Pan is still surprised by his friend Polo’s dark side. « I felt at once that he was someone who was going to welcome me into his little dreamworld» he recounts « Paul worked on a lot of projects about the sacred, and hypnosis. It was this part of him, both mysterious and welcoming, which convinced me to keep going with our collaboration ». The two DJs met for the first time at the Baron, a Parisian club which has become legendary in the capital’s clubbing scene, as well as a place giving rise to a great deal of fantasy about its so called self importance. But the two men, who alternated sets behind the turntables, insist that at the time it was « dedicated to the art of partying, and somewhere that Mick Jagger was just another guest. « Most of all, it was our laboratory» Paul emphasises «We had free rein. That meant we could take risks »
To build their Caravelle, Polo and Pan began by sitting down and sharing their famous childhood memories. This discussion led on naturally to The Wizard of Oz, Mutiny on the Bounty, or The Jungle Book. But soon the conversation turned to travel. Caravelle would be the means of travel and each track a destination. Although while the idea is to travel, the source of inspiration remains the imagination. « In the end you’ll only find a very few places we actually went to» explains Polo. « For “La Canopée” (“The Canopy”) for example, we didn’t go to the equatorial forests. Still, from dreams and films, we already have a very clear idea of it. Music is also a way of visiting these imagined landscapes»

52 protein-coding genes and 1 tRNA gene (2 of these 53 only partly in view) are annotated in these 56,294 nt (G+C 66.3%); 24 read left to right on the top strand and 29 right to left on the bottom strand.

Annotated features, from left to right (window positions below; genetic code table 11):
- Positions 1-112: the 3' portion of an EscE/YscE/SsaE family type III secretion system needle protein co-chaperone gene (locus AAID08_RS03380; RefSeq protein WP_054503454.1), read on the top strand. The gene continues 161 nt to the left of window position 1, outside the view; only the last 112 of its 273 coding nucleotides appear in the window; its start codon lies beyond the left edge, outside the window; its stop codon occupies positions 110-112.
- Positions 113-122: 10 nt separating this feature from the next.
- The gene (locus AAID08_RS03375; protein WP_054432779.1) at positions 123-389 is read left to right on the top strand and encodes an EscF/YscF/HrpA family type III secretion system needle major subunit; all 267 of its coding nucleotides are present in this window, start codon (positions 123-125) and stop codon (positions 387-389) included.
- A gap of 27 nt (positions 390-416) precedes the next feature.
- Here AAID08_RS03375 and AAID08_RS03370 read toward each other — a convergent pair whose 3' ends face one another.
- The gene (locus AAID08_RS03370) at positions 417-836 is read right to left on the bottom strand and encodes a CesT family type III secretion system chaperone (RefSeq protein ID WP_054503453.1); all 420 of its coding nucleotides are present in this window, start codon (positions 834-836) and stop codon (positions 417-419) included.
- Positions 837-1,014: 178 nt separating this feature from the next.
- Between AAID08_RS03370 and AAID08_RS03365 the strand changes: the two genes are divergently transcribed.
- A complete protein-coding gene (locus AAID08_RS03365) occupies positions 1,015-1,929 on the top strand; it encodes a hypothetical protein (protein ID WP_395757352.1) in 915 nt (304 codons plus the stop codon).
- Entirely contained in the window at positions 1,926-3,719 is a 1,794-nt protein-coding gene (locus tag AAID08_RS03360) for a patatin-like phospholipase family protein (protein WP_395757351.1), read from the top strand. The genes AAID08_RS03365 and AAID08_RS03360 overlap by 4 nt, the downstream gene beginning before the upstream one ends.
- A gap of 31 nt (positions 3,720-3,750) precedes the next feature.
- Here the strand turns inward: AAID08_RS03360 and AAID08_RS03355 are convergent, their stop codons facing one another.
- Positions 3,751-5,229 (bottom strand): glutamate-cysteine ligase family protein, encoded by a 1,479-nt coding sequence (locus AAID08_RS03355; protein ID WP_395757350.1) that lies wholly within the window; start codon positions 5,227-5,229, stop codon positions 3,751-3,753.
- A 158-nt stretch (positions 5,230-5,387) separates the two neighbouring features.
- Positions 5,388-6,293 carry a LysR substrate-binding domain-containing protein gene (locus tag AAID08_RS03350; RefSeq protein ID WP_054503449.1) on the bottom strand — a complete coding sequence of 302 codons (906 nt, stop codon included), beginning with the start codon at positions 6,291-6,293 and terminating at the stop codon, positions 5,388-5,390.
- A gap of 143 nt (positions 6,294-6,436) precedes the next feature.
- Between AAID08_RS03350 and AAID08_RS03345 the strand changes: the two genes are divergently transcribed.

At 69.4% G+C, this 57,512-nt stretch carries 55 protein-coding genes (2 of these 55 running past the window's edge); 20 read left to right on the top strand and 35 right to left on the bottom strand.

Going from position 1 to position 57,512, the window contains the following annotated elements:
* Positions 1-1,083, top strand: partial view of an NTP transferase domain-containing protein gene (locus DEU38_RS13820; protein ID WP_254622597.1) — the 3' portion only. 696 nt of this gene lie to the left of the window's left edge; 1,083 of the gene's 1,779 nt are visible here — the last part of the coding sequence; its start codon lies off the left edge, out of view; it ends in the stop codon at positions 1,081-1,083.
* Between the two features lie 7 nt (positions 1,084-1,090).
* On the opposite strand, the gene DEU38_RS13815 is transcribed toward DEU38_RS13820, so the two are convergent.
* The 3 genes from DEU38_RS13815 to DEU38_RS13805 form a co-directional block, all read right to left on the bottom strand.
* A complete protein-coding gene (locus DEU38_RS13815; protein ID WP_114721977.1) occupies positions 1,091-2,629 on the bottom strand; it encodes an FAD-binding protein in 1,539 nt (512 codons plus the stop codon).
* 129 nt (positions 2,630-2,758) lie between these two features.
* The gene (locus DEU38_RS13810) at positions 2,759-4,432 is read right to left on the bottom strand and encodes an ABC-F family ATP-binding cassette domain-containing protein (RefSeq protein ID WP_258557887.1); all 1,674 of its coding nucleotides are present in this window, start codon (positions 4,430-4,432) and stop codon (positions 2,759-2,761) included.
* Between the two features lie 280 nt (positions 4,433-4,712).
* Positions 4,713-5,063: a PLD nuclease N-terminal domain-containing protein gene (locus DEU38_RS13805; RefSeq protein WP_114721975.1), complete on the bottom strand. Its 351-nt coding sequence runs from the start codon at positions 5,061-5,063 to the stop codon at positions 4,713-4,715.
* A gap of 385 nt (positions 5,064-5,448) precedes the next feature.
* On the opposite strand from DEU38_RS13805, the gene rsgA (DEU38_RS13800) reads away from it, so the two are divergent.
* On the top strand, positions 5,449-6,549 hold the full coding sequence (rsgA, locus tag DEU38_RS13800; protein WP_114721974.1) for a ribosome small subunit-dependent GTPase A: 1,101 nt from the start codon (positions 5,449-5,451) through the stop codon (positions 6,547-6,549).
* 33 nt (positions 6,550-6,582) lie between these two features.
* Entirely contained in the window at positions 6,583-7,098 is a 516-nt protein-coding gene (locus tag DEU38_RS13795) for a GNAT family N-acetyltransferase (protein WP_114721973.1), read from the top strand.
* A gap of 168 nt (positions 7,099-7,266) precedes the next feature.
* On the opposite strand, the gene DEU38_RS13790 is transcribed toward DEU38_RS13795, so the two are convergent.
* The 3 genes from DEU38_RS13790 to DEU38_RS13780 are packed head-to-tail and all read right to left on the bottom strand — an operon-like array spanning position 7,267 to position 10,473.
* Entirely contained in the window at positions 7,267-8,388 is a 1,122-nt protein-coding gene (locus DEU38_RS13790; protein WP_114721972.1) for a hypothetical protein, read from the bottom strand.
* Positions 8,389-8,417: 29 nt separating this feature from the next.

« In the end, the thread that holds this album together is its soundscape » continues Pan. « The sound had to be the metaphor for travel. Once we’d found our thing, we could travel anywhere we wanted to go » Their “thing” was the Space Jungle. Taken from a jibe, the concept became the way for the group to define their work. « It’s not just a style; it’s more like a way of making music. We are always trying to bring together two apparently completely opposing ideas, like very ancient music alongside a very hi tech production».
Sacre bleu. | courtesy of Polo & Pan
« A nameless generation »
Clearly, Caravelle is afloat on bossanova, cumbia, electro, pop… «Polo & Pan don’t conform to any dogma» Alex specifies «We have too many fantasies to confine ourselves to any one style» In truth, the two DJs have so often remixed so many different things that investing in one particular genre seems impossible. On one hand, Polo ballasts the Caravelle with his musical experience with the Moroccan Gnawas, the descendents of former sub-Saharan slaves. On the other hand, Pan enriches the duo’s compositions by means of his collective project Radiooooo.com, a map where you can discover songs from all over the world, by decade and by style. « Essentially, you quickly realise it’s been a long time since any new musical genres were invented » interjects Polo «Until they invent a new instrument that can create a new style of music, all you can do is mix it all up ».
However, Polo and Pan’s desire to escape from everything has led them down the same route as a certain very prolific French scene. Papooz, L’Impératrice, Jacques or Isaac Delusion are other groups who have decided to create an imaginary world out of a little bit of paradise and musical syncretism. « None of us are making the same music, but we do feel very close » confirms Alex « These are people who don’t try to belong to anything, and we’re proud to be linked to this nameless, this genre-less, generation»
Such that the two artists think that this new wave cherished by the cosseted generation could become a phenomenon. Perhaps we shouldn’t be surprised to see adult children running down the streets waving their arms wildly.